Early on April 1, supervisors ordered one of Howington’s colleagues to simply open the valve and let the material in the jumper flow into the open sea. The robot arm on the ROV slowly turned a lever clockwise and a black cloud billowed out.
The discharge quickly obscured the lens of the camera on the ROV and oily brown residue dripped on the color monitor in the Uncle John’s control room, but black-and-white cameras mounted on the side of the ROV continued to capture the gusher for nearly 90 minutes.
A few times during the first 20 minutes, Howington had to hide his camera phone in the pouch of his hooded sweatshirt, but he kept it recording.
“In my eyes, if you don’t stand up to the criminals when you know they’re doing something wrong, you might as well be a criminal yourself because you’re letting them do it,” he said.
The audio is at least as shocking as the video.
“Lights out!” says David Thibodaux, an independent contractor who served as Walter’s rig boss — a position known as the “company man.”
“Yeah, that’s nothing harmful there,” says a Cal Dive employee Howington knows simply as “Mongo.”
“No, that's inhibitor,” Thibodaux says as the crew laughs.
Court documents state the discharge was hydrate inhibitor, a toxic mix of chemicals used to prevent hydrate crystals from forming and blocking the oil flow. It’s illegal to release that substance into the Gulf, but the video captures the crew commenting on how dark the discharge is and that probably it’s actually oil.
At one point, Thibodaux tells the crew, “As far as everybody is concerned, that is chemical on there; there is no oil,” as he makes slashing motions with his hands.
Shortly after that, Rod Heckle, the superintendent for Canyon Offshore, is heard saying, “No, we didn't see anything.”
“As a matter of fact, all I did was put ‘relieve pressure.’ I didn't put nothing about …,” Thibodaux says. “On my report, that's exactly what I put. Yeah, I know how to word that (expletive).”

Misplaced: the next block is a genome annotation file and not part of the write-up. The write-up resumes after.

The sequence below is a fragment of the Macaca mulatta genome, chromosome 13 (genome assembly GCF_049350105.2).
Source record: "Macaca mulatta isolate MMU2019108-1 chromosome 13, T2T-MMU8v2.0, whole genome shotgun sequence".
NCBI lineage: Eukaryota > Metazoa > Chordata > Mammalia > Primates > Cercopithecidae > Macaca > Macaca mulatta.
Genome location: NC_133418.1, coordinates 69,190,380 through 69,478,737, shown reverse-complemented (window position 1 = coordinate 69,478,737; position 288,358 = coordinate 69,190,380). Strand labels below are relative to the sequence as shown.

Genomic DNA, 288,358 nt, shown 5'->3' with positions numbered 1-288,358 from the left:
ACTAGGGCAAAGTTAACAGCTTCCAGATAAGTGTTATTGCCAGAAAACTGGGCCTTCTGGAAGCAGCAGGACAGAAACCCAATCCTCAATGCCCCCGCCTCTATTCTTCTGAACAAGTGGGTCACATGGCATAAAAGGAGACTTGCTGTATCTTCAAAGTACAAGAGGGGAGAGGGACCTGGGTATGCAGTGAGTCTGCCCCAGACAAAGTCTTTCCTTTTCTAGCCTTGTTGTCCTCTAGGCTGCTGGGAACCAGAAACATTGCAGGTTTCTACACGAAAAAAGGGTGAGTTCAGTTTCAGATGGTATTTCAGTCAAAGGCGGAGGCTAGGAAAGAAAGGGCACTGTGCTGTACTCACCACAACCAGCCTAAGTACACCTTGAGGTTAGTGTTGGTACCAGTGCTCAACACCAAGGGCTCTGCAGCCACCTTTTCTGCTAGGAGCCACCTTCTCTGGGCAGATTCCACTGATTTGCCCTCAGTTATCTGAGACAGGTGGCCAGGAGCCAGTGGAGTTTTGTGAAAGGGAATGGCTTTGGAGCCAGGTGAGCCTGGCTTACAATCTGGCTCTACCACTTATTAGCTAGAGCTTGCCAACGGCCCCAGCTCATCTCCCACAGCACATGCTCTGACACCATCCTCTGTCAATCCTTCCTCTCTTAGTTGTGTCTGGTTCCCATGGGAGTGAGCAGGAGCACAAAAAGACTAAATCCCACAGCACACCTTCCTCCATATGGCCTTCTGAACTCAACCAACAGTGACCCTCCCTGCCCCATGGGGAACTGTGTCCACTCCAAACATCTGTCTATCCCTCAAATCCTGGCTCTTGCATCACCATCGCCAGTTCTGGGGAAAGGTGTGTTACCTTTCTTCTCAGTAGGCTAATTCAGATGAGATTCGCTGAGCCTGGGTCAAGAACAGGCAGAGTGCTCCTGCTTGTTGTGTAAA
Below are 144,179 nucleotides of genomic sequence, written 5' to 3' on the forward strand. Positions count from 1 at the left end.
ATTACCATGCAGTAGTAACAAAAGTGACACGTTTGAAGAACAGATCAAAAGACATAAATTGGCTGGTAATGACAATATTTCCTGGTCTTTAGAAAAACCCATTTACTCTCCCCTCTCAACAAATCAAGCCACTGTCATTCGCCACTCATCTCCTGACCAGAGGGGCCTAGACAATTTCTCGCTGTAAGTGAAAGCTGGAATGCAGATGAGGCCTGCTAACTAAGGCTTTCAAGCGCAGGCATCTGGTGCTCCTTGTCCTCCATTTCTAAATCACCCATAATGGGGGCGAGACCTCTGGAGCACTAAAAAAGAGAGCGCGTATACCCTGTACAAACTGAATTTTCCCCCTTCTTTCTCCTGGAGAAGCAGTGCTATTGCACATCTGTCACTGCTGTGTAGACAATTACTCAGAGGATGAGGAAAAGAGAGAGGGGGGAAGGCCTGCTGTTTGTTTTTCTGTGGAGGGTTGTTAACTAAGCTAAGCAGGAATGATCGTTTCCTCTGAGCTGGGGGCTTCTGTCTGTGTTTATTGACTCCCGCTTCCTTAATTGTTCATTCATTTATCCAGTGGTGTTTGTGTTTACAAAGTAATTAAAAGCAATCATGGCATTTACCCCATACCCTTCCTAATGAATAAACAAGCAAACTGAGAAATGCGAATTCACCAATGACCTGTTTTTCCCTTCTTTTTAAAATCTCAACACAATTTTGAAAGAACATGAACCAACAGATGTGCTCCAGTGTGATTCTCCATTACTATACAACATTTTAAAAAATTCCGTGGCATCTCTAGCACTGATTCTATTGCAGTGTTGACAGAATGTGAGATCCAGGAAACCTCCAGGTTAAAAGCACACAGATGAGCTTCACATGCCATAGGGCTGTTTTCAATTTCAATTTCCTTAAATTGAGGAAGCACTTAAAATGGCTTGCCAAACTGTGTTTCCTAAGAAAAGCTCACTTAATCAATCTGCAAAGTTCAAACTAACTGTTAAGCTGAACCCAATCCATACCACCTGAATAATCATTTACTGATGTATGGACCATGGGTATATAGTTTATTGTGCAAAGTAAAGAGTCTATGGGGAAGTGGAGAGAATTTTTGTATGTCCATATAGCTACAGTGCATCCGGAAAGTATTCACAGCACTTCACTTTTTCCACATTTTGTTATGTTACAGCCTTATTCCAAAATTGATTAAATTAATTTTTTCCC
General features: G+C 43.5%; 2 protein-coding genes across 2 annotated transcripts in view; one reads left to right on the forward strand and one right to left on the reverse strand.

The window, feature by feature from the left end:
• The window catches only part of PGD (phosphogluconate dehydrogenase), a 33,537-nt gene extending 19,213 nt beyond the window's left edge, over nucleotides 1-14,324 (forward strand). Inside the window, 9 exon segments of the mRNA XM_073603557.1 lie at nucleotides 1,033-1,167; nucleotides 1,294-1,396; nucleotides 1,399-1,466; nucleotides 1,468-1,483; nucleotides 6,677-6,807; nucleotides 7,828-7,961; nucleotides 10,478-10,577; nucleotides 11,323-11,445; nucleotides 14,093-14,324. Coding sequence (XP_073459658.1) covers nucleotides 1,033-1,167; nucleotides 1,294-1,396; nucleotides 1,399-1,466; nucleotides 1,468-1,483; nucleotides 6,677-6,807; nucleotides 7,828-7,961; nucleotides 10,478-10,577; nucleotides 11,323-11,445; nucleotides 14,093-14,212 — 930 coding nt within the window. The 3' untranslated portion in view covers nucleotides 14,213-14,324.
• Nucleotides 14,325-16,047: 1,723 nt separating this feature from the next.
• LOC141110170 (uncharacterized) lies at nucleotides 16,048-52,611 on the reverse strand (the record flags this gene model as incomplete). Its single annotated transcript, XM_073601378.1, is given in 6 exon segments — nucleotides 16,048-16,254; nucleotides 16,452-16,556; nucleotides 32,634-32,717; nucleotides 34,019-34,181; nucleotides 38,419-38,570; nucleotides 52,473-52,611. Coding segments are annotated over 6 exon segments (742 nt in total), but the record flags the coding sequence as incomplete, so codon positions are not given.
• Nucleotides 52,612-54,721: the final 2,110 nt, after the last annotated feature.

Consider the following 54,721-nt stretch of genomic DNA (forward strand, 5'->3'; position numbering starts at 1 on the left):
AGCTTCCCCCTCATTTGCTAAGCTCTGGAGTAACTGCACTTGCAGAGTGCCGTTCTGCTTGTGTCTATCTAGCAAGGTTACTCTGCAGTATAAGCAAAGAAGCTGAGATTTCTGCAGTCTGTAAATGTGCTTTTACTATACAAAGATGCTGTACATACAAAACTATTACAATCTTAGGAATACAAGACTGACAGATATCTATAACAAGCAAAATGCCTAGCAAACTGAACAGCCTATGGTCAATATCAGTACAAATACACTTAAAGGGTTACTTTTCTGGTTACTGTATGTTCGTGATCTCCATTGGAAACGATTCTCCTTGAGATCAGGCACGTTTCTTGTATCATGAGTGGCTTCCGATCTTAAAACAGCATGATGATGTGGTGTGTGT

At another point in Howington’s video, Thibodaux suggests it would have been better to have done the operation under the cover of darkness.
“Like y'all, that (expletive) makes me nervous,” Thibodaux says. “You know what I'm saying. (Expletive). I'd much rather do this like about 3 o'clock last night.”
WWL-TV attempted to reach Thibodaux through social media and messages left with his current employer but did not receive a response.
Helix Energy Services Group, the parent company of Canyon Offshore, did not respond to requests for comment about its employees’ involvement.
Cal Dive International is in bankruptcy, and messages left with its attorney in New York were not returned.
Walter Oil and Gas, the only entity charged with a crime in the incident, said in a written statement to WWL-TV that it didn’t learn about what happened on March 31 and April 1, 2014, until the Justice Department notified it in August of that year. From that point on, the statement said, Walter cooperated with authorities.
“While no Walter employees were directly involved in this incident, Walter has taken responsibility for it and implemented corrective actions to prevent similar incidents in the future," the company said.
The statement said Walter has a good environmental record over 35 years operating in the Gulf and has invested in safety and environmental compliance training for employees and contractors.